Tuesday, April 25, 2017

*photo of Millie and Bob Downer

One of the wonderful gifts of this church is the incredible legacy of former staff that have come before us; literally, a book full of these leaders. This includes the brilliance and poetry of our modern pilgrim Browning Ware, the pastoral legacy of Don Searles, the timeless wisdom of Carlyle Marney… and the gift of the music and ministry of Bob Downer.
In the last few weeks, over and over again folks have shared stories of the gifts of Bob Downer and his 35 years of ministry among us. I have heard folks state that it was the music ministry of Bob Downer that brought them to the church. I have heard about Bob’s pastoral side, his incredible ability to create a place and feel of worship, and his love for music that made even the non-musical people (if they exist) appreciate a song. I have heard about the 8 choirs and 3 handbell choirs he and Millie directed, the love they shared with this community through friendship and grace, and these words from the Music Minister Emeritus documentation: “They blessed us with a living legacy of joyous hymns, quiet benedictions, meaningful anthems, and forever-changed lives.”

I have heard many stories that make me wish I had known Bob; stories that make me even more grateful for the incredible legacy and ministry he gave us – one that continues still today.
And it further answered a question I often ask: what makes a good minister? I am not sure exactly what it is, but there are a few things I have learned along the way that help begin to answer that question. One is that a good minister creates a ministry that will live far beyond themselves. I was at a conference one time and I heard a fellow minister say, “you know, when I leave the church, all my programs and all my hard work is going to just fall away because it won’t happen without me.” I felt immense pity for that person and their church – what a sad comment, because either that ministry is nothing more than just an ego booster for that individual, or that ministry is not what the community needs (two questions good ministers are always asking).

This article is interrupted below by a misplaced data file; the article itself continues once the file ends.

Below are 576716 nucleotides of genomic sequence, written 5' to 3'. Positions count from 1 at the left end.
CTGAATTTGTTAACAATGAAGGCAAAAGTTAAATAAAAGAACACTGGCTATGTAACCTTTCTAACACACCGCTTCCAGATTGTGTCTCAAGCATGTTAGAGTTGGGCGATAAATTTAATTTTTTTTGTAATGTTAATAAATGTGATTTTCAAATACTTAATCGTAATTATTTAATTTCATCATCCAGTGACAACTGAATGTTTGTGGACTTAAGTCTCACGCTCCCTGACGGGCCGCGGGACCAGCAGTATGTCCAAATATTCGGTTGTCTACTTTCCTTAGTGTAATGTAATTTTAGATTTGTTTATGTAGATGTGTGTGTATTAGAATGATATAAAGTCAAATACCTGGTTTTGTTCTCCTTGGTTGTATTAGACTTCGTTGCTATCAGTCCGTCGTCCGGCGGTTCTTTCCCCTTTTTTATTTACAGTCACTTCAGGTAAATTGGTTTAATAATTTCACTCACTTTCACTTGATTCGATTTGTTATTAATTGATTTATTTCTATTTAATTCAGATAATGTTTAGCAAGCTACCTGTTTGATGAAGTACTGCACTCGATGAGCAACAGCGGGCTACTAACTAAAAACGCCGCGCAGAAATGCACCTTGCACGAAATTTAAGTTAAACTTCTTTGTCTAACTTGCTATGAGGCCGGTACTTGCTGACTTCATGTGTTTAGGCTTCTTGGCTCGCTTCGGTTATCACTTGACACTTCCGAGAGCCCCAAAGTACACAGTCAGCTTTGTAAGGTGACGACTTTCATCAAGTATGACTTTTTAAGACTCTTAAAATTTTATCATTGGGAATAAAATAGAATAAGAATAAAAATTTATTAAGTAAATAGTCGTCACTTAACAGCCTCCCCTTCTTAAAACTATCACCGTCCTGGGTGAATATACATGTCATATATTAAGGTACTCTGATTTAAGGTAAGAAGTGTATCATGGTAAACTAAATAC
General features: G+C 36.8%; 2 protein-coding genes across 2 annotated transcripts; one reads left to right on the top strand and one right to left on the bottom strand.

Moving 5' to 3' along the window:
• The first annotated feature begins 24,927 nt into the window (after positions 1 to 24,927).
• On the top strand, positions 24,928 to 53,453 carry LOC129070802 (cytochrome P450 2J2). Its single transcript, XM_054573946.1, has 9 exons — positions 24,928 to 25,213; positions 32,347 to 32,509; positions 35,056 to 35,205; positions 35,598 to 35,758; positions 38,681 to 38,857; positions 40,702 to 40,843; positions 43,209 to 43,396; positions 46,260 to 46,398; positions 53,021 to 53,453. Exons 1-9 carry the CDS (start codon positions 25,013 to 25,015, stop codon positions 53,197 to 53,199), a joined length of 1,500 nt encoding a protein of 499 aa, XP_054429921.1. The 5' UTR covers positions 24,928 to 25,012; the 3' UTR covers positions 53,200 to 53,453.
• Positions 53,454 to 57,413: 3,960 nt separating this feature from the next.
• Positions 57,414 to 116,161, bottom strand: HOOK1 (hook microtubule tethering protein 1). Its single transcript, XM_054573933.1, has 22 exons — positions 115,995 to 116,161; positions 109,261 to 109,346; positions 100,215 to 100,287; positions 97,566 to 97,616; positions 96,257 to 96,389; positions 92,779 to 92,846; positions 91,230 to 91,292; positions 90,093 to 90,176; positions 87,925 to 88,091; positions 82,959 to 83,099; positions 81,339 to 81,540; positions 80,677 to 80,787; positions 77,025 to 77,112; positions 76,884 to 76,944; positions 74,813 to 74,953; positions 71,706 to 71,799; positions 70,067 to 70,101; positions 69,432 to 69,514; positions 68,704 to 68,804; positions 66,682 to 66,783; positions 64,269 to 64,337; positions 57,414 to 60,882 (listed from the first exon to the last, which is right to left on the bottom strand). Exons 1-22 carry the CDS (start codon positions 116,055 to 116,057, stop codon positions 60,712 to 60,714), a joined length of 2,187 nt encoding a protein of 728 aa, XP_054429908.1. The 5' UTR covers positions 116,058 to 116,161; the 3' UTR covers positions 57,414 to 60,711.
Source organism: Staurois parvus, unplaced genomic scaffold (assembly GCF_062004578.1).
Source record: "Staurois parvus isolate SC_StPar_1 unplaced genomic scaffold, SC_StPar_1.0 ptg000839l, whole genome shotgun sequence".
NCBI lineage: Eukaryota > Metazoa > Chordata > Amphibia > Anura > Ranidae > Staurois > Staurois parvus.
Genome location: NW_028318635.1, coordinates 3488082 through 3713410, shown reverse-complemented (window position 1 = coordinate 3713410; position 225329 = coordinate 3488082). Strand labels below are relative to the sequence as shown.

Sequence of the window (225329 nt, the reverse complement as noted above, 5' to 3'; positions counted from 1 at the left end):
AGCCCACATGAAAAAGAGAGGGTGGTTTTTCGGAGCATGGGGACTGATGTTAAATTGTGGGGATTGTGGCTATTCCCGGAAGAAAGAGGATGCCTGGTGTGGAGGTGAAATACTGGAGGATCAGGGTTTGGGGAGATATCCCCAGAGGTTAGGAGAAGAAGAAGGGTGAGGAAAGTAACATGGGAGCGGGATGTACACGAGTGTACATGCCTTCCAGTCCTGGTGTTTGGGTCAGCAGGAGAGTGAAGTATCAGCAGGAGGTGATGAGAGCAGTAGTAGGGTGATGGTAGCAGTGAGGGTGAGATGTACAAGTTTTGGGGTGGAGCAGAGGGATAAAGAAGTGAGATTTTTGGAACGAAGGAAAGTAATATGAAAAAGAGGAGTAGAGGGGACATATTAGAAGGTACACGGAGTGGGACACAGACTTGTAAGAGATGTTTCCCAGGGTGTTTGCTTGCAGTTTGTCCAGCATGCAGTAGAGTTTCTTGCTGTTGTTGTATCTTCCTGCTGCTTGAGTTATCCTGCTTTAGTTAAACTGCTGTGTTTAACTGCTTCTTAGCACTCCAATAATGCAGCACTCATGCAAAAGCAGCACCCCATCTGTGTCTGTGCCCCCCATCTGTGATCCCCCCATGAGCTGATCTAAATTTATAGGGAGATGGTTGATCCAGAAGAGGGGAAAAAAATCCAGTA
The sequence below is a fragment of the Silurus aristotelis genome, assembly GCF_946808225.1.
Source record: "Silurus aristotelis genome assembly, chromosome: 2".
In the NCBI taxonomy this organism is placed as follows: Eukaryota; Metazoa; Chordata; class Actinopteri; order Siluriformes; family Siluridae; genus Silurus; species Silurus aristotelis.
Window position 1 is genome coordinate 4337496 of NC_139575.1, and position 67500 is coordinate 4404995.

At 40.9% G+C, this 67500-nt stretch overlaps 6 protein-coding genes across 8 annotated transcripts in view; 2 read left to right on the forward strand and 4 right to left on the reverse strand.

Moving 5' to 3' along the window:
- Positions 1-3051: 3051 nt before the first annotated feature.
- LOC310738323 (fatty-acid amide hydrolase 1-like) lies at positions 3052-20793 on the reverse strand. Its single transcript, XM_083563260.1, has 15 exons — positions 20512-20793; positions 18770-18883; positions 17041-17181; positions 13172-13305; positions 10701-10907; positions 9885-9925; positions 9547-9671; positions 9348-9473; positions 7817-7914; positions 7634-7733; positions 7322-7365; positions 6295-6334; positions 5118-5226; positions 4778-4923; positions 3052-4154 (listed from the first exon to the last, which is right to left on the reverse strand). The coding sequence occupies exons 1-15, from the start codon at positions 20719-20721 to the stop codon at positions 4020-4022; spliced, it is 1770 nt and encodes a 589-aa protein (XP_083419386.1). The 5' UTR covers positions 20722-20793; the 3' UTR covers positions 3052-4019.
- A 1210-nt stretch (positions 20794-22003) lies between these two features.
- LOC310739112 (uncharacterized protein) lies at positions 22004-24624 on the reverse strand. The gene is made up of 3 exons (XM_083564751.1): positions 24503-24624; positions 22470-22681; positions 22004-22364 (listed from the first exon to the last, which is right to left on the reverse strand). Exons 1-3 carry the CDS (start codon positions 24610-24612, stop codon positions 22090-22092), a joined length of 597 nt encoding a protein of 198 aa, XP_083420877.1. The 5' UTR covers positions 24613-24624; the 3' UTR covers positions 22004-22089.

True ministry lasts far beyond the minister, because we are part of a story that is simply much larger than our own. Our ministry is about Christ who set this example for us … to create something larger for folks to live into for a long time.

Along with Millie, Bob Downer created a ministry like that. His fingerprints are still on our music ministry program. And actually, it seems perfect that his ministry was in music, because he created a song for us that is timeless, that still guides us, and that we walk around humming still to this day.

The chorus of which is “Thanks be to God.”

May his life inspire all of us to create ministries that outlive our leadership, that are something larger for folks to live into for a long time, which will tell the truth of Christ’s love, and that will build the Kingdom of God. May we live, create, and minister like Bob Downer did: like Jesus did.


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